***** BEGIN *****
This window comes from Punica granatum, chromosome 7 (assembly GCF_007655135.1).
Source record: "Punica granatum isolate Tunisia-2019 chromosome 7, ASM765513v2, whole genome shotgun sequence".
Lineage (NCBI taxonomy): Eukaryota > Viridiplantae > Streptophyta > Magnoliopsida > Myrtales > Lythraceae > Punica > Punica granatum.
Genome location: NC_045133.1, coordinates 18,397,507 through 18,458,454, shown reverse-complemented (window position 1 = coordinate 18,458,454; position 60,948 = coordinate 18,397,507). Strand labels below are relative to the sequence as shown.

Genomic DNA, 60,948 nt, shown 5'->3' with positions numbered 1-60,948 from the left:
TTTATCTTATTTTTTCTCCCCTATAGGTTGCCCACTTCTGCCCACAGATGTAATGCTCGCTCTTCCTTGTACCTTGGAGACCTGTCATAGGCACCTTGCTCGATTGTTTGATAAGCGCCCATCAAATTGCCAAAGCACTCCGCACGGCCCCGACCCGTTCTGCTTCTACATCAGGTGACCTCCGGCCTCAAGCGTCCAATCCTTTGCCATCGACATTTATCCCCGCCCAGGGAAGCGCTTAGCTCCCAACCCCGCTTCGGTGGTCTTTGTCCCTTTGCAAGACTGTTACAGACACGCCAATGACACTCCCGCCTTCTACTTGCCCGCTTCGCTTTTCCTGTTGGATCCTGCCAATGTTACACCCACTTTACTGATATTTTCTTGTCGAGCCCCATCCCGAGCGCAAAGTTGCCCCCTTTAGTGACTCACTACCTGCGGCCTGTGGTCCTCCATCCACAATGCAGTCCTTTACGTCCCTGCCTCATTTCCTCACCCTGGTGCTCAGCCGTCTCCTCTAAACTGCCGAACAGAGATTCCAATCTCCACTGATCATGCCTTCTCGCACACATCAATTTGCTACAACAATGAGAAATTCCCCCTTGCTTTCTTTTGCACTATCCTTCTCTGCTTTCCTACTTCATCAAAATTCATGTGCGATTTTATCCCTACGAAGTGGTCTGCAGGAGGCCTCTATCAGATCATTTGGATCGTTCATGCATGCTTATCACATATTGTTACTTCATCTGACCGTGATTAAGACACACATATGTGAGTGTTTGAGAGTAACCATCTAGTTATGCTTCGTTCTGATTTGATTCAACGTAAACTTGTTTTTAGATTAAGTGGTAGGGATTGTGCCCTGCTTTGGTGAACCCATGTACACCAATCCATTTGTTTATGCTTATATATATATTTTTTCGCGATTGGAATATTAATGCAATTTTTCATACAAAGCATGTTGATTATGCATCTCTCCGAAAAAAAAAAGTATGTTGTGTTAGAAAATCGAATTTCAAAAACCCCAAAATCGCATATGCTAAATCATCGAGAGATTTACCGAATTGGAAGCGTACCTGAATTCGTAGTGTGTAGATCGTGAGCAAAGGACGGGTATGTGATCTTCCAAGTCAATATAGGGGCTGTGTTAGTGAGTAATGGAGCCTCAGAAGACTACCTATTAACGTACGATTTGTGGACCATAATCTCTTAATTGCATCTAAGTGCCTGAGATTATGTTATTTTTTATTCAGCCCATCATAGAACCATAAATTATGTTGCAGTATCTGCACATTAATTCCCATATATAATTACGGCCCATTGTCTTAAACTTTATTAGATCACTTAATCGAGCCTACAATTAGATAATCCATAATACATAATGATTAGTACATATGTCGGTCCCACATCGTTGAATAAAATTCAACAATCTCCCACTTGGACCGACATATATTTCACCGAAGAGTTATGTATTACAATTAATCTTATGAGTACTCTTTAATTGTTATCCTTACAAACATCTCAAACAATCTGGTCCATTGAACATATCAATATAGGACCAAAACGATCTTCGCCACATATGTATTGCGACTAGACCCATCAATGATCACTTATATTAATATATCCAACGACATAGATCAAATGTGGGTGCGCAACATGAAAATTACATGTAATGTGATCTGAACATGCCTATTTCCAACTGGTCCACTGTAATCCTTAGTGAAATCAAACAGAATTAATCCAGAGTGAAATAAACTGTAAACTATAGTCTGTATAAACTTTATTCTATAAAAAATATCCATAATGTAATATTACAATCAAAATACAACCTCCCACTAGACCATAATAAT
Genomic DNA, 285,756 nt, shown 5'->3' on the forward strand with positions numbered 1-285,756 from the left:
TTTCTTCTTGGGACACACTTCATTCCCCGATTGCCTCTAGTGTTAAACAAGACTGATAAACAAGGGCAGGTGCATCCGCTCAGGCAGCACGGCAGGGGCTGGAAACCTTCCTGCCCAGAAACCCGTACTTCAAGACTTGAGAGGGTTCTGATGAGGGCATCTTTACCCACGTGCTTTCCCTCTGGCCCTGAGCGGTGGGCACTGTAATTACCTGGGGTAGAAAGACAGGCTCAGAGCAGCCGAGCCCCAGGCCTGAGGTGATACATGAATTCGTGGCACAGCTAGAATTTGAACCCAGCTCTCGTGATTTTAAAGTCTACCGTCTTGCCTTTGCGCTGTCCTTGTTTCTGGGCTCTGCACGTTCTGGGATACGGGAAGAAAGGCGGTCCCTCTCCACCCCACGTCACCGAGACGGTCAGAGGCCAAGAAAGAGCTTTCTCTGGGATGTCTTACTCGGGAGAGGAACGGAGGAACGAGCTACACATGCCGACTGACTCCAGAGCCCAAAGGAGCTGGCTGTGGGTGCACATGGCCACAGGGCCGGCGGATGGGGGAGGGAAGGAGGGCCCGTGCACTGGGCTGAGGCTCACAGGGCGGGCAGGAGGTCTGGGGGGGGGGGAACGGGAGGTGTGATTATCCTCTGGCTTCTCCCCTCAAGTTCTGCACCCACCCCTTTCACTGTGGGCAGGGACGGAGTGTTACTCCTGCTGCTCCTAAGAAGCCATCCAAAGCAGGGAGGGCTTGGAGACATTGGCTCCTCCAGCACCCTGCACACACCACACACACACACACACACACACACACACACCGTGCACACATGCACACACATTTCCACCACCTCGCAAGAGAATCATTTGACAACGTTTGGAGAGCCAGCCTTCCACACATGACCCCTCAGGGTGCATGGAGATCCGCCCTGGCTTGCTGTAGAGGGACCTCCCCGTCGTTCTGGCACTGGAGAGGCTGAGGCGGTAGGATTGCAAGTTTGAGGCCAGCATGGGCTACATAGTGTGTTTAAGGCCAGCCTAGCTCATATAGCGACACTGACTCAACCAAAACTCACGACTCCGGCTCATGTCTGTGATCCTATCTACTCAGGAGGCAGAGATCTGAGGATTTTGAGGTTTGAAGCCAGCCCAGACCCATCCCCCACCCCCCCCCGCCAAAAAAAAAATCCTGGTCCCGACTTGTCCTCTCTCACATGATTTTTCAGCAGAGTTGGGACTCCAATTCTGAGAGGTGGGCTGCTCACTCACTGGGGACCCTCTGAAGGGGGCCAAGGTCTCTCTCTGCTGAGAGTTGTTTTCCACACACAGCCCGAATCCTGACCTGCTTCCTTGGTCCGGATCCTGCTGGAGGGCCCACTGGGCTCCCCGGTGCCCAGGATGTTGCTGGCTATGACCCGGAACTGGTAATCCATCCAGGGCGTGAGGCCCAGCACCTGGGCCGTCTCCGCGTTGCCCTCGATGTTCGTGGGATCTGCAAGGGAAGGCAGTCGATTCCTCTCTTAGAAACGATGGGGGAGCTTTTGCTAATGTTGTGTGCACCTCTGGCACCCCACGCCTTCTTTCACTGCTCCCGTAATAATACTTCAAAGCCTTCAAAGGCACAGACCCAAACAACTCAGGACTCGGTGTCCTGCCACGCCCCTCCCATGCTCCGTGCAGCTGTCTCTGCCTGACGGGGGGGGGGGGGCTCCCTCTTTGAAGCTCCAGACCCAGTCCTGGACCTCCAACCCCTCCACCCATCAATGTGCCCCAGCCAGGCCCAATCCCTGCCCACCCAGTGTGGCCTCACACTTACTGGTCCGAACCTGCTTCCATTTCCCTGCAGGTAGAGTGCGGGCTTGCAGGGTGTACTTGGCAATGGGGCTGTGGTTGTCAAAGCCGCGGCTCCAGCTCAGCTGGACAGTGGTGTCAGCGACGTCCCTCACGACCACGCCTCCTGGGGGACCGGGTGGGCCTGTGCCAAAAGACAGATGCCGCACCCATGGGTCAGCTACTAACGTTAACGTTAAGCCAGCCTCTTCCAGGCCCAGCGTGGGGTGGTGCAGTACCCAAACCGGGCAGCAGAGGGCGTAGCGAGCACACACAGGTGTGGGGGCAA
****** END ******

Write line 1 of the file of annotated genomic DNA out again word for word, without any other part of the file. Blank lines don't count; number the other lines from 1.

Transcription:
This window comes from Punica granatum, chromosome 7 (assembly GCF_007655135.1).